LIVE/RELEASES:
[1996] UK Spring Tour?; Australian Tour.
[1997] UK Spring Tour; UK Autumn 'Time' Tour


6. Go From My Window

(5.19 Traditional. Introduced by Gay Woods and arranged by Bob Johnson) 

Gay said it reminded her of the Heathcliff and Cathy story. 


LIVE/RELEASES:
[1997] US Tour; UK Autumn 'Time' Tour
[1997] Bruges Radio Broadcast - part of a medley with The Water is Wide and a long improv piece in the middle.   


7. The Elf-Knight

(8.39 Traditional. (Child 4 - 'Lady Isabel and the Elf Knight'). Arranged and Melody written by Bob Johnson) 

Album notes:  A simple but vivid story, this ballad evokes many powerful images—a hazy afternoon in late June when the roses are full blown—Lady Isabel sitting alone in a castle room, with a shaft of sunlight playing on the tapestry that she is weaving—somewhere out there, beyond this world and the 'Fields We know' the elf-knight sits, arrogant, dark and brooding. He blows his horn and enchants her—she breathes a wish for him—in an instant he has broken through the barrier—two worlds collide, reality and fantasy, good and evil …


LIVE/RELEASES:
[1994] UK Autumn '25th Anniversary' Tour. Appears on 'Live 25 -2th Anniversary Tour Video (1995)
[1995] UK Spring Tour - appears on BBC Radio Concert in Yeovil; The Journey Concert. Appears on 'The Journey' Live CD (1999)
[1996] UK Spring Tour?; Australian Tour
[1997] US Tour; UK Autumn 'Time' Tour
[1998] Bergen, Norway radio Broadcast. 
[1999] UK 30th Anniversary Tour
[2019] Spring 50th Anniversary tour; festivals; Autumn 50th Anniversary Tour. Sung by Spud Sinclair. Features on the '50th Anniversary Tour DVD/CD set. (2019)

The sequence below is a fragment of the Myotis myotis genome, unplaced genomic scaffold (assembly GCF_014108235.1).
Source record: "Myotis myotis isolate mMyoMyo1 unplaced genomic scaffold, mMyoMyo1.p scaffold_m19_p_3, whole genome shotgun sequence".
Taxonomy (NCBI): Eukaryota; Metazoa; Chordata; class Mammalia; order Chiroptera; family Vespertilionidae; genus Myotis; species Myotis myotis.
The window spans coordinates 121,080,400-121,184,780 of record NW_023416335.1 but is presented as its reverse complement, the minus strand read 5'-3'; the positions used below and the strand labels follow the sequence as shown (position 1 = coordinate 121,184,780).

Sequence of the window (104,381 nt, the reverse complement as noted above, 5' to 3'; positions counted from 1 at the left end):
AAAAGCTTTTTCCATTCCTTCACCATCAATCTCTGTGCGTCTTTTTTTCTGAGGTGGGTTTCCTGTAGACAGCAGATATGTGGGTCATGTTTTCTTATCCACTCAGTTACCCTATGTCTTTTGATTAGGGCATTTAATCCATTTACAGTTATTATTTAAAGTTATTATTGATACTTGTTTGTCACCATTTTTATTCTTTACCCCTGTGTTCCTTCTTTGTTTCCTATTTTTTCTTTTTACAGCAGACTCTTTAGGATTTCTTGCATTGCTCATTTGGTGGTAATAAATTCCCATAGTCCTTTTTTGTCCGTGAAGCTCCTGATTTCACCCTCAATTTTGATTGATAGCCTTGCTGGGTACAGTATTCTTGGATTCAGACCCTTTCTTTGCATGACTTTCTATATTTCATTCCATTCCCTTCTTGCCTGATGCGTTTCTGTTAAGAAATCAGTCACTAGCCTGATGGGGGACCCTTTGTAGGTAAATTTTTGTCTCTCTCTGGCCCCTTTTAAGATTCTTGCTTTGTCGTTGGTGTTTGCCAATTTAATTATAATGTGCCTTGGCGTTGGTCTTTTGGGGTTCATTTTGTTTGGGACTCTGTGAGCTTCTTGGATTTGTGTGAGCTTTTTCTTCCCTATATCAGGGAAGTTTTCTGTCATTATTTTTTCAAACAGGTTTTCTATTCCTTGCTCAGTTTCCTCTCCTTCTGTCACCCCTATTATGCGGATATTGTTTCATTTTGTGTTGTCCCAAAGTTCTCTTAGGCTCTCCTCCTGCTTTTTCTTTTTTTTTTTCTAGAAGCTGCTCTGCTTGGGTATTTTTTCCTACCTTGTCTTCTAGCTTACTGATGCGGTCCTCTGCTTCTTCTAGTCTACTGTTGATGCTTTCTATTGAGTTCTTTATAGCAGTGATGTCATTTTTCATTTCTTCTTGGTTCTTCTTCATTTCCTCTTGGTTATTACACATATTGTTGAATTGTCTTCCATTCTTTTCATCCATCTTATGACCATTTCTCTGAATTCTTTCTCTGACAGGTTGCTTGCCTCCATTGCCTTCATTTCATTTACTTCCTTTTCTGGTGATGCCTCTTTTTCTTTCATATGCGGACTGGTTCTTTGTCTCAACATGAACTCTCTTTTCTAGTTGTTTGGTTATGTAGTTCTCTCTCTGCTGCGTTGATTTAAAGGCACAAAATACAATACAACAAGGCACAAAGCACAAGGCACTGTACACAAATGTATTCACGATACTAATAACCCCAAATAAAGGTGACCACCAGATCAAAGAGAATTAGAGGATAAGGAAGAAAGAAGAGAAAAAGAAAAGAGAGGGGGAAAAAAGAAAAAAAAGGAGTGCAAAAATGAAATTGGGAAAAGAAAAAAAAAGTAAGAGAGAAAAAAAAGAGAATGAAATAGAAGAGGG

8. The Water is Wide

(7.13  Traditional. Child 204. Introduced by Peter Knight to explore improvisation in Steeleye. Gay loved the song so much she wanted to sing a couple of verses of the lyrics.)

Album Notes - They were once known as “love affairs” but now we call them “relationships”. They are still fraught, however, with what seems to be insurmountable problems and sometimes we know not if we “sink or swim”. When all is said and done, perhaps a “boat that will carry two” is the best way to navigate the sea of love and life.

This song was used, along with the Cutty Wren, to provide a platform for improvisation, which Peter in particular was exploring in his solo/other work at the time. This track always had an extended improv introduction.


LIVE/RELEASES:
[1995] UK Spring Tour - appears on BBC Radio Concert in Yeovil; The Journey Concert. Appears on 'The Journey' Live CD (1999)
[1996] UK Spring Tour?; Australian Tour; UK Autumn tour supporting Status Quo
[1997] US Tour; UK Autumn 'Time' Tour
[1998] Bergen, Norway radio Broadcast; UK Autumn 'Horkstow Grange' Tour
[1999] UK 30th Anniversary Tour
[2000] Summer festivals; US Tour



9. You Will Burn

(4.53 written by Peter Knight )